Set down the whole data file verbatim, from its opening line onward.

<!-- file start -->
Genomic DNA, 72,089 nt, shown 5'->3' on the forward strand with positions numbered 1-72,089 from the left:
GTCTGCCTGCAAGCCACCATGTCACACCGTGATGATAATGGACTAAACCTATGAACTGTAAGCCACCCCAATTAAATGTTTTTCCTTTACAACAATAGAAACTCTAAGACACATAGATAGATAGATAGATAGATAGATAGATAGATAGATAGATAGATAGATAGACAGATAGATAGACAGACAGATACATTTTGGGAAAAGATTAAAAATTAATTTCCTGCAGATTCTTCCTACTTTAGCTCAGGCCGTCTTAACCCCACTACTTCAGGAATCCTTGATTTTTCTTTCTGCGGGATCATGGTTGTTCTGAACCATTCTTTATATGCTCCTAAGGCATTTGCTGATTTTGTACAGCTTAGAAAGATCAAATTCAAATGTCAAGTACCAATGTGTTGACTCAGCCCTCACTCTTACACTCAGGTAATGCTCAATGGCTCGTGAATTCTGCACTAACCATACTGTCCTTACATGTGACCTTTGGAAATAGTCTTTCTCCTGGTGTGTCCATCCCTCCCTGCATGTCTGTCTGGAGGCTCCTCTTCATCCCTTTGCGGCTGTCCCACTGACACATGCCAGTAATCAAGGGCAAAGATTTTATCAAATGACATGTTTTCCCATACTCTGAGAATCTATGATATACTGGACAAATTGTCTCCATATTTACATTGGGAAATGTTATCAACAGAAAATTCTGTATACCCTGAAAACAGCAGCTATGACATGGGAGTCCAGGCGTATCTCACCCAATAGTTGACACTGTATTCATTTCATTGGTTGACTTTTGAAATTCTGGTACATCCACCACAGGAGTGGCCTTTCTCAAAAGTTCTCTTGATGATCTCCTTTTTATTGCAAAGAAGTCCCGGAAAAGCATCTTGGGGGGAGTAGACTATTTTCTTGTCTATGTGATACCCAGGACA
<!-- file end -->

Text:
Genomic DNA, 72,089 nt, shown 5'->3' on the forward strand with positions numbered 1-72,089 from the left:
GTCTGCCTGCAAGCCACCATGTCACACCGTGATGATAATGGACTAAACCTATGAACTGTAAGCCACCCCAATTAAATGTTTTTCCTTTACAACAATAGAAACTCTAAGACACATAGATAGATAGATAGATAGATAGATAGATAGATAGATAGATAGATAGATAGACAGATAGATAGACAGACAGATACATTTTGGGAAAAGATTAAAAATTAATTTCCTGCAGATTCTTCCTACTTTAGCTCAGGCCGTCTTAACCCCACTACTTCAGGAATCCTTGATTTTTCTTTCTGCGGGATCATGGTTGTTCTGAACCATTCTTTATATGCTCCTAAGGCATTTGCTGATTTTGTACAGCTTAGAAAGATCAAATTCAAATGTCAAGTACCAATGTGTTGACTCAGCCCTCACTCTTACACTCAGGTAATGCTCAATGGCTCGTGAATTCTGCACTAACCATACTGTCCTTACATGTGACCTTTGGAAATAGTCTTTCTCCTGGTGTGTCCATCCCTCCCTGCATGTCTGTCTGGAGGCTCCTCTTCATCCCTTTGCGGCTGTCCCACTGACACATGCCAGTAATCAAGGGCAAAGATTTTATCAAATGACATGTTTTCCCATACTCTGAGAATCTATGATATACTGGACAAATTGTCTCCATATTTACATTGGGAAATGTTATCAACAGAAAATTCTGTATACCCTGAAAACAGCAGCTATGACATGGGAGTCCAGGCGTATCTCACCCAATAGTTGACACTGTATTCATTTCATTGGTTGACTTTTGAAATTCTGGTACATCCACCACAGGAGTGGCCTTTCTCAAAAGTTCTCTTGATGATCTCCTTTTTATTGCAAAGAAGTCCCGGAAAAGCATCTTGGGGGGAGTAGACTATTTTCTTGTCTATGTGATACCCAGGACA